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While tossing a coin, it is commonly experienced that you get a head, if you toss it up with the head side up, and a tails if you toss with the tails side up. Is there a mathematical proof of this using classical mechanics? I would like to see a simple model of the coin as a symmetric top, and consider the precision of the body axis of symmetry about the angular momentum.

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I have to say that your claim "you get a head, if you toss it up with the head side up, and a tails if you toss with the tails side up" does not match my experience. have you tried this for yourself? If you toss a coin from heads 100 times how many heads and tails do you get? –  John Rennie Nov 23 '12 at 11:28
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I will give it a shot. Spoiler: I did this in the body frame so that the moment of inertia is time independent, before you get excited...

Starting with Euler's equations: $$ I_i\dot{\Omega}_i+(I_j - I_k)\Omega_j \Omega_k = 0 $$ and taking cyclic permutations of $i,j,k$ to get the three of them; and in the absence of torques (I ignore air friction). It's a symmetric top so $I=I_1=I_2 \neq I_3$ so write $$ \dot{\Omega}_1 = -\frac{(I_3-I)}{I}\Omega_2 \Omega_3 $$ $$ \dot{\Omega}_2 = -\frac{(I - I_3)}{I}\Omega_1\Omega_3 $$ $$ \dot{\Omega}_3=0 \implies \Omega_3=k_1 $$ Now for this problem the coin is spinning about one of the first two symmetric axies. I chose 1. Then consider small variations on the other two angular velocities from zero: $\Omega_2 = \delta\Omega_2$, $\Omega_3 = \delta\Omega_3$, and $\Omega_1 \rightarrow \Omega_1$. So we make small changes in how the coin is rotating about a line through its center perpendicular to the coin, and about the other symmetric axis. In other words, it was spinning ideally like a coin would, then we changed the ideal to a little weird spinning. Making the changes, and ignoring second order in perturbations: $$ \dot{\Omega}_1=0 \implies \Omega_1 = k_1 $$ $$ \frac{d}{dt}(\delta\Omega_2)=-\frac{(I-I_3)}{I}\Omega_1 (\delta\Omega_3) $$ $$ \frac{d}{dt}(\delta\Omega_3)=0 \implies \delta\Omega_3 = k_2 $$ Then we can write $$ \frac{d}{dt}(\delta\Omega_2)=-\frac{(I-I_3)}{I}k_1 k_2 $$ Everything on the r.h.s is a number so $$ \delta\Omega_2 = -\left( \frac{(I-I_3)}{I}k_1 k_2 \right) t $$ so depending on how big $I$ is compared to $I_3$ will determine how $\delta\Omega_2$ changes during the flip. If one uses a radius of $r=0.014$ m and $h=0.0015$ m for the hight of the coin, one gets a moment of inertia tensor like the following: $$ I=M(0.0000491875) \quad I_3 = M(0.000098) $$ which tells me that the variations are unstable... which I don't really believe since I have seen a coin in real life. So look this over. But I can't find anything wrong so I'm going with it, and thinking that I can't really see a coin in real life up close while it's spinning... Hope this helps.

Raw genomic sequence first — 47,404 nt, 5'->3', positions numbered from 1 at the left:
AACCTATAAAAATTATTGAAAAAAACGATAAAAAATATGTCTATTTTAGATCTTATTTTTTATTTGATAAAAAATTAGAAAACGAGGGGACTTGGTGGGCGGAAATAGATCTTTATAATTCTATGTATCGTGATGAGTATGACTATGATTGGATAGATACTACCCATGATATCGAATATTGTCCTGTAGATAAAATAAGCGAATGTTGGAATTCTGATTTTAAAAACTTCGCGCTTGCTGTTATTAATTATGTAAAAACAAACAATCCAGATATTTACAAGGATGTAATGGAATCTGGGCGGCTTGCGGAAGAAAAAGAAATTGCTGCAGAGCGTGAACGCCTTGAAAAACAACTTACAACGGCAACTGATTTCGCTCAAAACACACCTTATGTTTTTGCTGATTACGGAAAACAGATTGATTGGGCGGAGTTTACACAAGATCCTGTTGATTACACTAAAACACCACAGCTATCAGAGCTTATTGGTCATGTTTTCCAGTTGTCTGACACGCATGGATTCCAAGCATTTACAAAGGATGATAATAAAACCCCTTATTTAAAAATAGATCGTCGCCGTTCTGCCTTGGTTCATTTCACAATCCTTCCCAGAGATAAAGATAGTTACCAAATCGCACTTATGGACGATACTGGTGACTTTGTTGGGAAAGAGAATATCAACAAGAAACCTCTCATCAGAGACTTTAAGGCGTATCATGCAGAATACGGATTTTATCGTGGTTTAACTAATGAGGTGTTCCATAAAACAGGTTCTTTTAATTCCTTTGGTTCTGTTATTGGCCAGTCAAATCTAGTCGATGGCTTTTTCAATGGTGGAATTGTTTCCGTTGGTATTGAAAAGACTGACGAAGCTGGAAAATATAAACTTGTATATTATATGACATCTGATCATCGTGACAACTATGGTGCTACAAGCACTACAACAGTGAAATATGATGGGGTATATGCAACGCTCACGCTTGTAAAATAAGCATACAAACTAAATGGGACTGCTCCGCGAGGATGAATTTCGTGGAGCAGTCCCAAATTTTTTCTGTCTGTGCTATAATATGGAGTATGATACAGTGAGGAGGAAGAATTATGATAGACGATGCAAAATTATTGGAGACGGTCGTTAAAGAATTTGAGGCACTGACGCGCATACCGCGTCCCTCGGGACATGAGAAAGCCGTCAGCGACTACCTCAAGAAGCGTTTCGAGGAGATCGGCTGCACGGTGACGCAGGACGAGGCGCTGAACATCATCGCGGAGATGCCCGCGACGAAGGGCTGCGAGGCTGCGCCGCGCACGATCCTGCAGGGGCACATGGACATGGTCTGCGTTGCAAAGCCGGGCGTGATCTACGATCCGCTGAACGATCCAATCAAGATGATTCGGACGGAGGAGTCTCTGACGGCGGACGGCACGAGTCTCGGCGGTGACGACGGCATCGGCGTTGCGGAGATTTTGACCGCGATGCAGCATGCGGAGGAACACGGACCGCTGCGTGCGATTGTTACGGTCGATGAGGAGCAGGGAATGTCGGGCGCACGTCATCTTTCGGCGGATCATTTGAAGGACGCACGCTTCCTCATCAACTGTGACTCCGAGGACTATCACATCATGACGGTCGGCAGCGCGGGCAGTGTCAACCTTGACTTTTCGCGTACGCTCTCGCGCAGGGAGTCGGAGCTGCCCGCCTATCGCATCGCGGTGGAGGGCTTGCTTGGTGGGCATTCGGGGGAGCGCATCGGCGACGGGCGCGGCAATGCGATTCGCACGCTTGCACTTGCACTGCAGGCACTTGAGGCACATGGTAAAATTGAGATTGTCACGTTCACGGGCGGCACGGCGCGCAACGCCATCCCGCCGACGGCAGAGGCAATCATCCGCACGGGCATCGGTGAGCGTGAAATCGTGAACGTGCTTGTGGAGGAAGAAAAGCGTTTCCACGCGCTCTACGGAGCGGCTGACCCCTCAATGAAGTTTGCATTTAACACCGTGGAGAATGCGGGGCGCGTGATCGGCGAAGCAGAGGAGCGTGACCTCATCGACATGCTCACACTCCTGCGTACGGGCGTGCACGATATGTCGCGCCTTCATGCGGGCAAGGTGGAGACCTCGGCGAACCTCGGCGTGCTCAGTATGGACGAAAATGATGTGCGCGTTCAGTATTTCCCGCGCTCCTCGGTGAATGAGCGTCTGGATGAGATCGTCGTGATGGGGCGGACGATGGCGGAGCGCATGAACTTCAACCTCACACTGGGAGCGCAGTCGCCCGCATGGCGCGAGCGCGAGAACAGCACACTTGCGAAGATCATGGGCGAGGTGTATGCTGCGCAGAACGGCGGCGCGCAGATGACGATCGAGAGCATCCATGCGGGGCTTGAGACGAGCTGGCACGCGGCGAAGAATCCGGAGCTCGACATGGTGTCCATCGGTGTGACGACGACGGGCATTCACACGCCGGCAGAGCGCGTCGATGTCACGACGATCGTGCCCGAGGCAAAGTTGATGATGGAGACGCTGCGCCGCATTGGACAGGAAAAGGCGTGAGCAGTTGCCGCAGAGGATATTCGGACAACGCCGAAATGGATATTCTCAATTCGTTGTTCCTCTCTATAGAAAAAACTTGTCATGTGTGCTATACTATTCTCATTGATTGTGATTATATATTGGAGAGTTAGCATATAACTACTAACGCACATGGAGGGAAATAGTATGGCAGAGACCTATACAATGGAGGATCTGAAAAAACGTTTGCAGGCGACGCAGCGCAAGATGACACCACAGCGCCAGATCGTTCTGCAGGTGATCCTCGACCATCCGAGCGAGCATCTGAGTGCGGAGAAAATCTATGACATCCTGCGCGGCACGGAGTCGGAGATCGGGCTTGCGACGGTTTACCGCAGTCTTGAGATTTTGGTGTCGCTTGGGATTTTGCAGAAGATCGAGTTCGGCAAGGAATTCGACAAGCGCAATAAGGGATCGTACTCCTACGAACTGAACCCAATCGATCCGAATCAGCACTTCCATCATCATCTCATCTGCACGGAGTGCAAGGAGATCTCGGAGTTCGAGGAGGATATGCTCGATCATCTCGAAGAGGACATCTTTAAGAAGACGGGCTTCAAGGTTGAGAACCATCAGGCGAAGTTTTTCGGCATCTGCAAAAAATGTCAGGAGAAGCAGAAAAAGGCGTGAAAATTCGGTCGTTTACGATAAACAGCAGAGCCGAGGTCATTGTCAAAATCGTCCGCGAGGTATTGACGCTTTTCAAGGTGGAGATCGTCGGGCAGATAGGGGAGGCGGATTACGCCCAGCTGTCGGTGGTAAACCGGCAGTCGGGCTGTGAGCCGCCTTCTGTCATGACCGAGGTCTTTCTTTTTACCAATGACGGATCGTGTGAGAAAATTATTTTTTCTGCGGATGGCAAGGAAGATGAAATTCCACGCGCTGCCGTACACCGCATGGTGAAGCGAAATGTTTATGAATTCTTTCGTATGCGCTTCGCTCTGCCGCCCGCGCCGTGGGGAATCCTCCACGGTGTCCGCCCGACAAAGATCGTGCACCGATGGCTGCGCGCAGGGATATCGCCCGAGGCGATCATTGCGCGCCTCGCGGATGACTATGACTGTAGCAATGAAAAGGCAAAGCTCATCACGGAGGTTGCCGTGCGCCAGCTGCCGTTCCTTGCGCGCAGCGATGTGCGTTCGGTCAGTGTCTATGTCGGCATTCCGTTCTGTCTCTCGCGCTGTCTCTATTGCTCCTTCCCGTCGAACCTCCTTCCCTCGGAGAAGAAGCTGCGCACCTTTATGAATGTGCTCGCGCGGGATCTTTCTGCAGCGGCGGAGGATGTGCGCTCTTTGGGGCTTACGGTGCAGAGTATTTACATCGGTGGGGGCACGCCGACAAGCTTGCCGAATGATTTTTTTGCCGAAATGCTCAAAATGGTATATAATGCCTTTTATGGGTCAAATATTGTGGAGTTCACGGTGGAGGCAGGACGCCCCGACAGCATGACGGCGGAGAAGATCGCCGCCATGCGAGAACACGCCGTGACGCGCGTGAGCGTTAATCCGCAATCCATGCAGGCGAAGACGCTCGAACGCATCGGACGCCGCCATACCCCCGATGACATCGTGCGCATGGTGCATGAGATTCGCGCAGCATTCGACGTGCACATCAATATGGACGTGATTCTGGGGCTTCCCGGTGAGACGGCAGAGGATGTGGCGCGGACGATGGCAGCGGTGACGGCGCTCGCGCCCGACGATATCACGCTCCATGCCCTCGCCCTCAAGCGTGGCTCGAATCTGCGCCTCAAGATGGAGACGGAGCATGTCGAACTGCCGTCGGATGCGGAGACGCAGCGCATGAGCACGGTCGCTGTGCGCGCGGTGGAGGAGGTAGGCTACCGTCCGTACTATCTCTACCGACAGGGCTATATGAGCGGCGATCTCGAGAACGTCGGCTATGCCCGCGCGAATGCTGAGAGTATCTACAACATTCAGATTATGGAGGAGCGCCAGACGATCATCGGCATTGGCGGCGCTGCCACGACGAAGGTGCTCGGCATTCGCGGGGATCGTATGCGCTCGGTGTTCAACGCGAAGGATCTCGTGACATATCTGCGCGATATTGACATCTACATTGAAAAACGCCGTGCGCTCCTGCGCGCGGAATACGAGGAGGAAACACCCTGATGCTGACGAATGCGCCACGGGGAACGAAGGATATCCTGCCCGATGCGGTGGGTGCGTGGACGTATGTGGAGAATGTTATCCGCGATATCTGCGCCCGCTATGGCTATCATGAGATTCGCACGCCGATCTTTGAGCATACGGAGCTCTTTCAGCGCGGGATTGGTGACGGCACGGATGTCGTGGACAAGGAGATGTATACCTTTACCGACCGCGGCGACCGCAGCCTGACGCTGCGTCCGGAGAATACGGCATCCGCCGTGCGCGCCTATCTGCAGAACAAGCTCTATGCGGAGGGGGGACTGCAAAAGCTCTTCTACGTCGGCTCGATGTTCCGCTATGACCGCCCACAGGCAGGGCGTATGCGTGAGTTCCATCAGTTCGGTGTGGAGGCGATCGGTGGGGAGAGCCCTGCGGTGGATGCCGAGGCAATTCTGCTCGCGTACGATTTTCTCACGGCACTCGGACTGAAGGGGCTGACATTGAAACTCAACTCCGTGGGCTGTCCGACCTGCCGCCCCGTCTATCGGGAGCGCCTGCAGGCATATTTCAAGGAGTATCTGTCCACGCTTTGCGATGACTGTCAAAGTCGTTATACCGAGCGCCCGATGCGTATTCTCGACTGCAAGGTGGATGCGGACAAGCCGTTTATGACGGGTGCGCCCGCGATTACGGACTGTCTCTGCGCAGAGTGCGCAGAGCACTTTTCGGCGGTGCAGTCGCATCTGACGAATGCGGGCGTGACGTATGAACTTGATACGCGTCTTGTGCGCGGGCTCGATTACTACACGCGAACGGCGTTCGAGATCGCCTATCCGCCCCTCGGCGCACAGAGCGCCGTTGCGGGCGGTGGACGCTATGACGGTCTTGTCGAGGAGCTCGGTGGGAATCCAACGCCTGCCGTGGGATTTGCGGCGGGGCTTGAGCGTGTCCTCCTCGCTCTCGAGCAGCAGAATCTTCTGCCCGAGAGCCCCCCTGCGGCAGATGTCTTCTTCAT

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If the product $k_1 k_2<0$ is negative then the spin will be stable. Maybe your axis conventions need more careful consideration. –  ja72 Dec 15 '12 at 14:43
    
Maybe the torque due to aerodynamic drag stabilizes things. –  ja72 Dec 15 '12 at 14:51
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This paper (http://www-stat.stanford.edu/~cgates/PERSI/papers/dyn_coin_07.pdf) shows that the probability distribution of getting a head, if I toss with the head side up is given by:

$p(ψ, φ) =\frac{1}{2}+\frac{1}{\pi} \sin^{-1} (\cot(φ) \cot(ψ))$ if $(\cot φ)(\cot ψ) ≤ 1$,

=1 if $\cot(φ) \cot(ψ) ≥ 1$

where $\phi, \psi$ are the Euler angles.

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